In This Edition:

From Kaiser Health News:

Kaiser Health News Original Stories

1. Saving Lives And Saving Money

A pioneering program in southern California provides ongoing care and housing to homeless people who are “super-utilizers” of hospital emergency rooms. The effort is reducing ER visits and saving a lot of money. (David Gorn, 6/23)

3. Political Cartoon: 'DIY Health Care'

Kaiser Health News provides a fresh take on health policy developments with "Political Cartoon: 'DIY Health Care'" by Steve Kelley and Jeff Parker, from 'Dustin'.

Here's today's health policy haiku:

THE GOP’S ‘BETTER WAY’ TO REPLACE OBAMACARE

The GOP plan:
Six years to craft this framework …
But what’s really new?

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Summaries Of The News:

Administration News

4. 300 Charged In Largest Takedown Of Medicare, Medicaid Fraud In U.S. History

The nationwide sweep exposed alleged kickbacks, embezzlement and fake claims, and involved various kinds of fraud in diverse areas of health care, ranging from prescription drugs to home health care to physical therapy, the Department of Justice announced.

The Associated Press: Feds Charge 300 In Nationwide Health Care Fraud Sweeps
Health care fraud sweeps across the country have led to charges against 300 people including doctors, nurses, physical therapists and home health care providers accused of bilking Medicare and Medicaid, the government announced Wednesday. The sweep spread from southern California to southern Florida and Houston to Brooklyn, New York, with arrests being made over three days. (6/22)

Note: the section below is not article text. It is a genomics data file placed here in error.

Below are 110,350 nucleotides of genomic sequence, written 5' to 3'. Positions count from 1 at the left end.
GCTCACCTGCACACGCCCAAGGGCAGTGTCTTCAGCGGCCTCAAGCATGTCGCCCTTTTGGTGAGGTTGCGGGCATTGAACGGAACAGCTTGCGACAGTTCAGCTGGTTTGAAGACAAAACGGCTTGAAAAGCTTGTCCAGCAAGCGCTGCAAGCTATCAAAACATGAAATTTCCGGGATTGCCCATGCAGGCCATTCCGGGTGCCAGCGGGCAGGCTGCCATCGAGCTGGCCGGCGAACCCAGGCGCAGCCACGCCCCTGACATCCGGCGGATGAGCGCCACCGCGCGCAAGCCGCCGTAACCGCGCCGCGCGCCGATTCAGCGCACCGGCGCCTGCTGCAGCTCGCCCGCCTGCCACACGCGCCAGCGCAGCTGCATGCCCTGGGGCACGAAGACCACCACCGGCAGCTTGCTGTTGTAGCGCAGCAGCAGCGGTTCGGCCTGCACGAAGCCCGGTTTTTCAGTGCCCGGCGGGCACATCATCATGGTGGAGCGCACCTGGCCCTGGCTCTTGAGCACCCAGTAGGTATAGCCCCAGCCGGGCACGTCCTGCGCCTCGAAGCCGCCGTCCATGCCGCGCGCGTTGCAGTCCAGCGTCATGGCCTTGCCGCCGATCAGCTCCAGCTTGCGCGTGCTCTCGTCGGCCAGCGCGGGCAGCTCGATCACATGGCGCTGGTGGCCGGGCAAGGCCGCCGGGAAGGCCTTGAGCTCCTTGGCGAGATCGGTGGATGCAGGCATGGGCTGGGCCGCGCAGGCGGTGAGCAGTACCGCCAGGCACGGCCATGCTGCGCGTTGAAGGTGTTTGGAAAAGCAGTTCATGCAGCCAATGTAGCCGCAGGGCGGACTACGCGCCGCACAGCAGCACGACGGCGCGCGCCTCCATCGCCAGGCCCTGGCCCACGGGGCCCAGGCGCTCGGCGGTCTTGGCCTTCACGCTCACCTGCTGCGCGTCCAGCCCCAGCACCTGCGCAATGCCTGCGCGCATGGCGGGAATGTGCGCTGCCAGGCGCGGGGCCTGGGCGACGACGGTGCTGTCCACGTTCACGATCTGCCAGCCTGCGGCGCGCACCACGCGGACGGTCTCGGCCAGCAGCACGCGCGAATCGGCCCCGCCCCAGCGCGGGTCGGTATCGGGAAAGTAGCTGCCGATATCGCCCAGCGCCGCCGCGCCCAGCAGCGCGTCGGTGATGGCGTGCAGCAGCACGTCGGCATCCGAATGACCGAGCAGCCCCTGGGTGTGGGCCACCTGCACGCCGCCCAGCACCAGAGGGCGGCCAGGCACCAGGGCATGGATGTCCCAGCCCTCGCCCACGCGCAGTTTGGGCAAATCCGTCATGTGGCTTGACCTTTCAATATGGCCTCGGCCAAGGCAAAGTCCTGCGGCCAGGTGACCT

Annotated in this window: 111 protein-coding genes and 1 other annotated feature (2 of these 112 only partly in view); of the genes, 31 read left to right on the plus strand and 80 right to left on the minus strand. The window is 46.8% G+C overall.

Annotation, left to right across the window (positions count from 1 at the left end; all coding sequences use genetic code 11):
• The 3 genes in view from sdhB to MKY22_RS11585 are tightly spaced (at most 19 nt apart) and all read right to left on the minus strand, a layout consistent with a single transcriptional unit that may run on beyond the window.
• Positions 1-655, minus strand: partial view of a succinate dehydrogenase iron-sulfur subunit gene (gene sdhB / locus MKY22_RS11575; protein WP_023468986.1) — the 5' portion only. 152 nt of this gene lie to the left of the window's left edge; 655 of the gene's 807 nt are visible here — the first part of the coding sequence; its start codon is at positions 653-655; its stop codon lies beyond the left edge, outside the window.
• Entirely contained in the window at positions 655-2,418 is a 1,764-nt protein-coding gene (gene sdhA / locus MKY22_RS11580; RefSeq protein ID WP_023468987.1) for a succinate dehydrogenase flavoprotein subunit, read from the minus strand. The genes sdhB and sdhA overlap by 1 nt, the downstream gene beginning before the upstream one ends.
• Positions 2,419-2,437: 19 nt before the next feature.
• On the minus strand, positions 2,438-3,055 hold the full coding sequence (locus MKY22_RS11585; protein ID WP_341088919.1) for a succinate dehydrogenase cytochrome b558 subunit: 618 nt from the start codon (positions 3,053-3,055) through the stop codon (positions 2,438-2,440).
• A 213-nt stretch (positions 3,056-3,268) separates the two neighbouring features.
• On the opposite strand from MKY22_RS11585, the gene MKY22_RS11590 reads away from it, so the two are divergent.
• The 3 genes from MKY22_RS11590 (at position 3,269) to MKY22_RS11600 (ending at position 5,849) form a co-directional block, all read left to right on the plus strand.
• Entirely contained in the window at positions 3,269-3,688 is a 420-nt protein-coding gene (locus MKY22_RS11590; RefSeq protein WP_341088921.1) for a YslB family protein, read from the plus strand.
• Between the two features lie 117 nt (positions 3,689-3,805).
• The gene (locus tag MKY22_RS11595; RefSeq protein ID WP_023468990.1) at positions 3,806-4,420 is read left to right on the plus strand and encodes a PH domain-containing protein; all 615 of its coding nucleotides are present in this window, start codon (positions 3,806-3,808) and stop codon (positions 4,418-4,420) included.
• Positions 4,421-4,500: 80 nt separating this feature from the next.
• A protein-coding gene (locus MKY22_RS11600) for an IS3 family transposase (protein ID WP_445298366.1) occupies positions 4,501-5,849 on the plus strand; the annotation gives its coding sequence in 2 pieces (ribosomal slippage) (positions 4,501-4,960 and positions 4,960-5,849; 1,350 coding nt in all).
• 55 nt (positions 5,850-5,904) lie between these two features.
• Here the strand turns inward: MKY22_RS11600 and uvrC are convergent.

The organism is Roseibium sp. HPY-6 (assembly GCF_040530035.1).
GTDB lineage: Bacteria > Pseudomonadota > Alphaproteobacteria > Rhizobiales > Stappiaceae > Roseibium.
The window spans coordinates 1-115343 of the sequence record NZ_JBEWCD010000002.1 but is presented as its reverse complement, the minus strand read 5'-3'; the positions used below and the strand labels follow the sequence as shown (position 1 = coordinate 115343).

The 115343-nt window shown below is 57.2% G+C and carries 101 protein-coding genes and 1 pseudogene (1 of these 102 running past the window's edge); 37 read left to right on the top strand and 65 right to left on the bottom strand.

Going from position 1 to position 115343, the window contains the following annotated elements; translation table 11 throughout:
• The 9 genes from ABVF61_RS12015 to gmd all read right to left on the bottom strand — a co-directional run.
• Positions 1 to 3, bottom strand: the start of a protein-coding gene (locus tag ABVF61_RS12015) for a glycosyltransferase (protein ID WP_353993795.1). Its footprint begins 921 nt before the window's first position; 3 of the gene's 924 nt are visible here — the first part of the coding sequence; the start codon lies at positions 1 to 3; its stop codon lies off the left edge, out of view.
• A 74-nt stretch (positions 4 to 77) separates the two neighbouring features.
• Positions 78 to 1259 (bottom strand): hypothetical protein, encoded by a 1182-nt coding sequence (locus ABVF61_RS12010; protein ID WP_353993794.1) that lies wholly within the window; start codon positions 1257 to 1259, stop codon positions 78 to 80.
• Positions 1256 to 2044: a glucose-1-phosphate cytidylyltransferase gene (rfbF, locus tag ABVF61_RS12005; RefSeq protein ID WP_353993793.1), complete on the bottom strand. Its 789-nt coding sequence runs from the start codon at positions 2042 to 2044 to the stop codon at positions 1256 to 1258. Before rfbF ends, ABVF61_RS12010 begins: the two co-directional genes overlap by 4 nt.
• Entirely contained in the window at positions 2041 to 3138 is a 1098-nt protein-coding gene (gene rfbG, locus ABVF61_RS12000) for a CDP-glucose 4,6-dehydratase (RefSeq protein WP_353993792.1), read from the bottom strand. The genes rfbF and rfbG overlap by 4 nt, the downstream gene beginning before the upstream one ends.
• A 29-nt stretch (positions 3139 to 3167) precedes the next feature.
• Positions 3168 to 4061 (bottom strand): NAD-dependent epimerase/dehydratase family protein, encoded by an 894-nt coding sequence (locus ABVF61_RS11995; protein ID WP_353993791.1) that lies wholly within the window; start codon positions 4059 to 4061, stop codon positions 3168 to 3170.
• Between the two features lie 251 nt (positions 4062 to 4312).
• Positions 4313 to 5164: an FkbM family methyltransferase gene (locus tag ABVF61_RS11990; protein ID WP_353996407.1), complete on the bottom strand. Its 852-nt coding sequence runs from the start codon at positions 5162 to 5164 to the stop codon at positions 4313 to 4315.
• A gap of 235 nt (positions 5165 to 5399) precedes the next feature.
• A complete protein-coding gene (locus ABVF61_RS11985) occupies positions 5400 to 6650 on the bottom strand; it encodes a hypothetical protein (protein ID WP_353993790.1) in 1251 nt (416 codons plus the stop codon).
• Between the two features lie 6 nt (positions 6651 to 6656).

Reuters: U.S. Completes 'Takedown' Of Medicare Fraud: Officials
The national sweep resulted in charges against doctors, nurses, pharmacists and physical therapists accused of fraud that cost the government $900 million, the department said. The cases involved an array of charges, including conspiracy to commit health care fraud, money laundering and violations of an anti-kickback law. This year's sweep exceeded last year's record in which 243 defendants faced charges in a combined $712 million in government losses. (6/22)

The Fiscal Times: Doctors And Nurses Charged In Massive $900 Million Medicare Fraud
In some cases, doctors took part in schemes to submit claims to Medicare and Medicaid for treatments that were not necessary and were never provided. In others, health care providers offered kickbacks to “patient recruiters” to help assemble beneficiary information that could be used in phony filings. One of the biggest scams involved phony billings for costly prescription drugs at a time when Medicare’s drug costs are spiking. (Pianin, 6/23)

And media outlets report on the sweep on a state level —

Los Angeles Times: Nation's Biggest Healthcare Fraud Probe Nets 301 People, Including 22 In Southern California
In Southern California, five physicians were among those arrested in cases involving $125 million in elaborate fraud schemes that targeted Medicare and the military’s medical plan and involved medical billing, unnecessary procedures and high-priced specialized compound medications. The charges in 13 criminals cases filed in federal courts in Los Angeles and Santa Ana include conspiracy, money laundering, kickback schemes and identity theft, according to several federal indictments. (Winton, 6/22)